By Jimmy Rhatigan
All pics: Donal Foley
STRETCHING one’s imagination, it was the day when the mountain came to Muhammad.
The mountain didn’t bring gifts of Gold, Frankincense and Myrrh but did amass a wonderful collection of Denarii, predecessors of today’s Euros, which they distributed to charities.
A Denarius was a Roman coin first issued in the third century BC and historians would have us believe that one coin was worth 10 asses, donkeys if you prefer.
The latter, with respect, was not the mode of transport chosen by a brilliant team of workers from Croke Park who enjoyed, or at least were mainly delighted with in a six-hour Blazing Saddles from Croker to our local GAA HQ, Nowlan Park.
A charity spin titled Rollin’ to Nowlan was primarily a fundraiser for the hospice movement, the Jack and Jill Foundation, palliative care and Concern.
But it was also a wonderful goodwill exercise, a welcome bonding of those who build bridges in HQ at Jones’s Road in Drumcondra, Dublin 3.
It was a wonderful gathering of 38 black and amber-clad female and male cyclists who were shown the way to Pennyfatherslot in Kilkenny, yes that’s the postal address of our local hurling HQ, by fellow cyclist, Castlecomer’s Martin Fogarty, hurling development officer with the Gaelic Athletic Association.
Our mat of welcome was the beautiful green carpet of Nowlan Park, so brilliantly fathered and mothered by groundsman John Coogan.
Hurlers, camogie players, local GAA gurus and kindred spirits welcomed the saddle-sore cyclists with the kind of enthusiasm that is usually reserved for the MacCarthy Cup post All-Ireland Sunday.
The Nowlan get-together was warm, wacky and wonderful, epitomising the common bond between urban and rural GAA Ireland and highlighting that the mountain can have just as good a day our here as our hurling folk have when winning in Croker.
The convoy of cyclists arrived at 5pm on what proved to be a Good Friday, a hurling chat, music magic, a display of the small ball game and a challenge to hit the crossbar of a bike with a hurling ball from, 21 yards.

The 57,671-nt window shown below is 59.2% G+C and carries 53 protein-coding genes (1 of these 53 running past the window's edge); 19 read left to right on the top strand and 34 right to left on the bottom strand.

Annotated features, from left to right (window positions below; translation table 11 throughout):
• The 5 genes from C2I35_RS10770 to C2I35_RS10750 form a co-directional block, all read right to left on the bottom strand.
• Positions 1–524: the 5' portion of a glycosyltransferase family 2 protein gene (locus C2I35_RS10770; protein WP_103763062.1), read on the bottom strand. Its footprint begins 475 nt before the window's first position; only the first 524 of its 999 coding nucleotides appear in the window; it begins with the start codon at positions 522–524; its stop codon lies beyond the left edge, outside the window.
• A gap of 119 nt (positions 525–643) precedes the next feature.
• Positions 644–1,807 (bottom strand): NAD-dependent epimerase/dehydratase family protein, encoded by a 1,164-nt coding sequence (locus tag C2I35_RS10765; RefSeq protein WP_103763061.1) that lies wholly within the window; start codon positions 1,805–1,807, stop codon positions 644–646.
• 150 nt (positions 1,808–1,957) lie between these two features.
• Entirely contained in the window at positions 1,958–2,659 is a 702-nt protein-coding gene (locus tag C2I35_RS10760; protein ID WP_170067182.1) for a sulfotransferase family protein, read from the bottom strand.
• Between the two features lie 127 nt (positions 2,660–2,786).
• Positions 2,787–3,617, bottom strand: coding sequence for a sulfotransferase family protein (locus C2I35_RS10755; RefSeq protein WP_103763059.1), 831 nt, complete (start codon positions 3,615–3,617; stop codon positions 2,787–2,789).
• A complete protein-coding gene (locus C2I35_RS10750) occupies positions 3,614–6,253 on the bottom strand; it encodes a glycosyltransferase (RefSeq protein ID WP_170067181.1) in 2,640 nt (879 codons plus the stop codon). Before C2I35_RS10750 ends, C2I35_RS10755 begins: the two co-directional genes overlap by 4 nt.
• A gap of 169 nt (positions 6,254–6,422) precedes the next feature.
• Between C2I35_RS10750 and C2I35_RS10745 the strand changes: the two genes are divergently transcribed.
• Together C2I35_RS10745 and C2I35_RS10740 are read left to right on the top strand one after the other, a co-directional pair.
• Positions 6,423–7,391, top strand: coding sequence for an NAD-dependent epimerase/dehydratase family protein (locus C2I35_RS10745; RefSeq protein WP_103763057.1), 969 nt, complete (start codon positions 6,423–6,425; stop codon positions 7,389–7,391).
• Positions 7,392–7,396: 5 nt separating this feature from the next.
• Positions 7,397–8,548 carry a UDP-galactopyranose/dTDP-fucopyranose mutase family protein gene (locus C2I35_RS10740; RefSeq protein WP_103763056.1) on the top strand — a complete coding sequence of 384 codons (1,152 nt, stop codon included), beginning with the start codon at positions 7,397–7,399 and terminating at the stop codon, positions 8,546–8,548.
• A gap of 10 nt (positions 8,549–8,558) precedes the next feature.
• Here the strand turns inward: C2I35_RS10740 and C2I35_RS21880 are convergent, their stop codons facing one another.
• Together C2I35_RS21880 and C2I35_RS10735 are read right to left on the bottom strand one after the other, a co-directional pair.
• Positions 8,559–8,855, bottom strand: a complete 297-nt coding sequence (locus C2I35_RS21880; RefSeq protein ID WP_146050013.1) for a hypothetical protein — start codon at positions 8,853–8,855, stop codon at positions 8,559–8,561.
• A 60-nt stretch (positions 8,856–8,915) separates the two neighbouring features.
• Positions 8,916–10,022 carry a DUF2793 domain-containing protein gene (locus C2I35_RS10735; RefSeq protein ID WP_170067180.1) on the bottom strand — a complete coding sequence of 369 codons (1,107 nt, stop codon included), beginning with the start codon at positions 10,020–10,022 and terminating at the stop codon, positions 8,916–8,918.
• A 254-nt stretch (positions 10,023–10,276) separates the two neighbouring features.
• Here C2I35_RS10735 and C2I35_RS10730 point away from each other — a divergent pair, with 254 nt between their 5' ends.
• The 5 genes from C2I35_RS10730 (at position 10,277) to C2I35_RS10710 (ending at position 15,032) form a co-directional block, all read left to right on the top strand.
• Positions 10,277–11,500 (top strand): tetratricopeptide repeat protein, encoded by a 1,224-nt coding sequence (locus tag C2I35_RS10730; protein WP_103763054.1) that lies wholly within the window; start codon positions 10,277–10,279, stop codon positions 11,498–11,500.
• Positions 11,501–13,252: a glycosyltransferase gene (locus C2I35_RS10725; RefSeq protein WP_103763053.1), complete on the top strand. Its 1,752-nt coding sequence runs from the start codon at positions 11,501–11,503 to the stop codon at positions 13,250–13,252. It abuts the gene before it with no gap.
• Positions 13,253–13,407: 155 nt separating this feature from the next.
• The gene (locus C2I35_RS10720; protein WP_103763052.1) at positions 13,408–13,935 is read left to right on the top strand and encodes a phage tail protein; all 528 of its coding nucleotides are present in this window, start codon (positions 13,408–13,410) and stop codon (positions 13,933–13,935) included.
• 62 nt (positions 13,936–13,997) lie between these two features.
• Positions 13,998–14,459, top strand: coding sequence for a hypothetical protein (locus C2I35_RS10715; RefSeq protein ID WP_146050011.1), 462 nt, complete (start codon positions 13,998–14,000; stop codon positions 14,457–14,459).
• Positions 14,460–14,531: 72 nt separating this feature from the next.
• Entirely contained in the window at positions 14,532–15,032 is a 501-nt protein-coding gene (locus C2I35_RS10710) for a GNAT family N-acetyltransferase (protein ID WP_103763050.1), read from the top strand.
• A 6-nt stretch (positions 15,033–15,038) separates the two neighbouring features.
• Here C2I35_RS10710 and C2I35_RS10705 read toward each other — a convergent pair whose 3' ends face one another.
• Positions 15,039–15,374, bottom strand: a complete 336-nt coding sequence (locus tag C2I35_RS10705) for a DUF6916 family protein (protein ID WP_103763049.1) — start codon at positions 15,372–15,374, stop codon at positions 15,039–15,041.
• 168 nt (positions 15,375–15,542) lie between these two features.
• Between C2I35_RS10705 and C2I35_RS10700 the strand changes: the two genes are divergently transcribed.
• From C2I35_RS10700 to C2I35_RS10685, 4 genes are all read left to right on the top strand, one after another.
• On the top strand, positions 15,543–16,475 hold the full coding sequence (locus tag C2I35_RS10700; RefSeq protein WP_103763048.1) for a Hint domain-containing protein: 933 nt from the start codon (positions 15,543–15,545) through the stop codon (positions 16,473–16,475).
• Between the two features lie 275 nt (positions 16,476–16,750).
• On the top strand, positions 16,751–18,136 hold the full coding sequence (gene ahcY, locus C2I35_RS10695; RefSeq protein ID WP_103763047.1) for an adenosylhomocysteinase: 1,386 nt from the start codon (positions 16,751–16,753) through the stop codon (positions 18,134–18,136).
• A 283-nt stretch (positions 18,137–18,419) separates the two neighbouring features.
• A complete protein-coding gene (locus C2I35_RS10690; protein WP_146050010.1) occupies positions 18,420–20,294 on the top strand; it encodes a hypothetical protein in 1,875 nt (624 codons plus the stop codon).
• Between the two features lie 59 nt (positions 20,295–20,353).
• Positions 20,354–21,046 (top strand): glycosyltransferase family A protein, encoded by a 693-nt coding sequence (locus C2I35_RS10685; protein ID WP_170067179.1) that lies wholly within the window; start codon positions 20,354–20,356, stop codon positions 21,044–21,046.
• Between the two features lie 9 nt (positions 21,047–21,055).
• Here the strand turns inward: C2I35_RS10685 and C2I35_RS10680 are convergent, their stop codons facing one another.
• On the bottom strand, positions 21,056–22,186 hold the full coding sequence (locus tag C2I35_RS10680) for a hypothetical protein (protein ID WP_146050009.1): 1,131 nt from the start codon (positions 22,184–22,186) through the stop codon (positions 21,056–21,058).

The latter was perhaps the Piéce de Résistance as hurling wonders of another time, Jackie Tyrrell, Kieran Joyce, Michael Rice, DJ Carey, Eoin Larkin, PJ Ryan and Brian Hogan showed off their undoubted talents.
For the record, former goalkeeper PJ proved to be the big shot of the small ball.
Camogie was well represented by current senior stars Shelly Farrell, Katie Power, Denise Gaule and Ann Dalton with the latter winning the crown with two crossbar strikes from five attempts.
It was an occasion of fun and games when the match winners were charities that do brilliant work in keeping society patched together.
The welcoming party included Mayor Michael Doyle, County Counil Chair David Fitzgerald, Eddie Keher, Noel Skehan, Co Board officers Jimmy Walsh, Conor Denieffe, Paul Fitzgerals and Seamus Reade, along with Ned Quinn.
The unbelievably talented local Ó Casáide family of musicians provided foot stomping entertainment. Caroline Clifford was there with a team of young cyclists from Clara and children from Tullogher provided an enjoyable exhibition of hurling skills.
It was what County Board spokesman, oh dear, Jimmy Walsh described as a Mini Fleadh of culture, heritage and music.
The session lasted for an hour. Kevin Sexton, a Croker staffer, said his piece, Jimmy Walsh replied and all were happy that the best made plans of mice and men had hit the spot.
The visiting party stayed in the Ormonde Hotel, spent a time in Langton’s and enjoyed a few well deserved thirst quenchers.
Somebody won by a few pints.
A re-match is promised when our senior hurlers return to Croker in September to collect Liam MacCarthy.